Assistant Professor of Urban Studies
Meredith Linn's area of research is urban historical archaeology, with a particular focus on health and healing. She uses several different kinds of sources (including historical and folkloric records, archaeological remains, and ethnography) to investigate how newcomers to cities experience and treat illness and injury as well as how residents react to newcomers, given the socially constructed meanings of particular afflictions at specific historical moments.
So far, she has focused most on mid- to late 19th-century Irish immigrants in New York City. She has studied how epidemic typhus fever, tuberculosis, and work-related injuries altered native-born Americans’ views of Irish immigrants. She has also looked at how the Irish treated these ailments by combining resources from rural Ireland and New York City, and how this cultural encounter shaped immigration policy, healthcare, and the popularity of particular goods in New York City. Meredith is currently working on a book about this based on her dissertation as well as a couple of articles about Irish-immigrant medicine.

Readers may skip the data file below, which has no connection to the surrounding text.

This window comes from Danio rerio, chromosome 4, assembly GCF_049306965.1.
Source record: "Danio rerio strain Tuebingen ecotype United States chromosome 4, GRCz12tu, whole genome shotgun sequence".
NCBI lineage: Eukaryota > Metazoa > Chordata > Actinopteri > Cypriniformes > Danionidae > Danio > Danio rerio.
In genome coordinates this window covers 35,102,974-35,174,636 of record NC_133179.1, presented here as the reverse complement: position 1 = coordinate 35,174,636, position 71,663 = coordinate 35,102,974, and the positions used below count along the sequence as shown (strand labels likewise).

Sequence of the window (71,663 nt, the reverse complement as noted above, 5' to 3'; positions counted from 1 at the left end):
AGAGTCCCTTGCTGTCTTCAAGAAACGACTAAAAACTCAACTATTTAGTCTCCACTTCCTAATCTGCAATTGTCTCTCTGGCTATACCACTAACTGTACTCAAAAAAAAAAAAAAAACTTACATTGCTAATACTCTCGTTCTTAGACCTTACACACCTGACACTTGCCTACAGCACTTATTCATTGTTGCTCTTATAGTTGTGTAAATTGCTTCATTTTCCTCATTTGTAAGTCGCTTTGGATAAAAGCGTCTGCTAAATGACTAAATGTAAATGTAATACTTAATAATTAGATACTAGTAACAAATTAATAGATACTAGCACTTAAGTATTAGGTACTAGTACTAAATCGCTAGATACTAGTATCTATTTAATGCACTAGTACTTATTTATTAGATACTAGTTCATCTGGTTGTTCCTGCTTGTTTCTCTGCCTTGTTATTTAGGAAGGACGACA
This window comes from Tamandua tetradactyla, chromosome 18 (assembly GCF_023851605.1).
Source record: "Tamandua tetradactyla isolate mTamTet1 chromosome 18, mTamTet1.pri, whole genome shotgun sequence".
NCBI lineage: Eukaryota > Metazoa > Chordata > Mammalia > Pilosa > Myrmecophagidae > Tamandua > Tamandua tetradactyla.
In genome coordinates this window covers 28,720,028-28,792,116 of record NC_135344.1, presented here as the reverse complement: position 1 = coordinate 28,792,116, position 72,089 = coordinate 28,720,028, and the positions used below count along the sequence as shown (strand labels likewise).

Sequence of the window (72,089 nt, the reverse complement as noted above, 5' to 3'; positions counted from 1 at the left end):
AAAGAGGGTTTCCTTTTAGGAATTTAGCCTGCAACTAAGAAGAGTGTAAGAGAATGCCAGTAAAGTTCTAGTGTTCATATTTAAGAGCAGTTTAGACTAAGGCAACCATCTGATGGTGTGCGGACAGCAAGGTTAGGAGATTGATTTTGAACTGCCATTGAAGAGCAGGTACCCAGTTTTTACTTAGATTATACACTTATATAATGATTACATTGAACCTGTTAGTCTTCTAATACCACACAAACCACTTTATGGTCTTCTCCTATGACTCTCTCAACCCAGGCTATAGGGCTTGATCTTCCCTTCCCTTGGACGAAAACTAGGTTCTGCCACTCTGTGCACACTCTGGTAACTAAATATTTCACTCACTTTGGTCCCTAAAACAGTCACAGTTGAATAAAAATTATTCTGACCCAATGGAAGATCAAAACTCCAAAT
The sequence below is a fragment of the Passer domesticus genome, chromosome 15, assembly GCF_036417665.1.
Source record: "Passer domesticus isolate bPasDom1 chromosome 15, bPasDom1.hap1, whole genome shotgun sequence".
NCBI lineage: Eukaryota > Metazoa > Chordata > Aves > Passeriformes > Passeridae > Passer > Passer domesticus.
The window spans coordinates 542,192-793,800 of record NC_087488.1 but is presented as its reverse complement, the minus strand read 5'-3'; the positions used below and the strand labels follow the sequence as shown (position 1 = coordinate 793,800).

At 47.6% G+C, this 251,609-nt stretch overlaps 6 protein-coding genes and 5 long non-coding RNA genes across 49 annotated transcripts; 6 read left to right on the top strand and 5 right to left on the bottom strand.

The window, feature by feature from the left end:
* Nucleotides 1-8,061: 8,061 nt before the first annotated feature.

Meredith is also working on the Seneca Village Project, an archaeological and archival project researching the 19th-century community of African Americans and Irish immigrants that once existed in what is now New York City’s Central Park. Last summer, she helped uncover the remains of one family’s house and what was probably a shared backyard of a few other families. Meredith is now now engaged in the long process of carefully analyzing the artifacts and other clues she found with the hope of increasing understanding of what life was like in that forgotten community.
M.A. University of Chicago
Ph.D. Columbia University
(212) 854 0023
Milbank 332A, Barnard College
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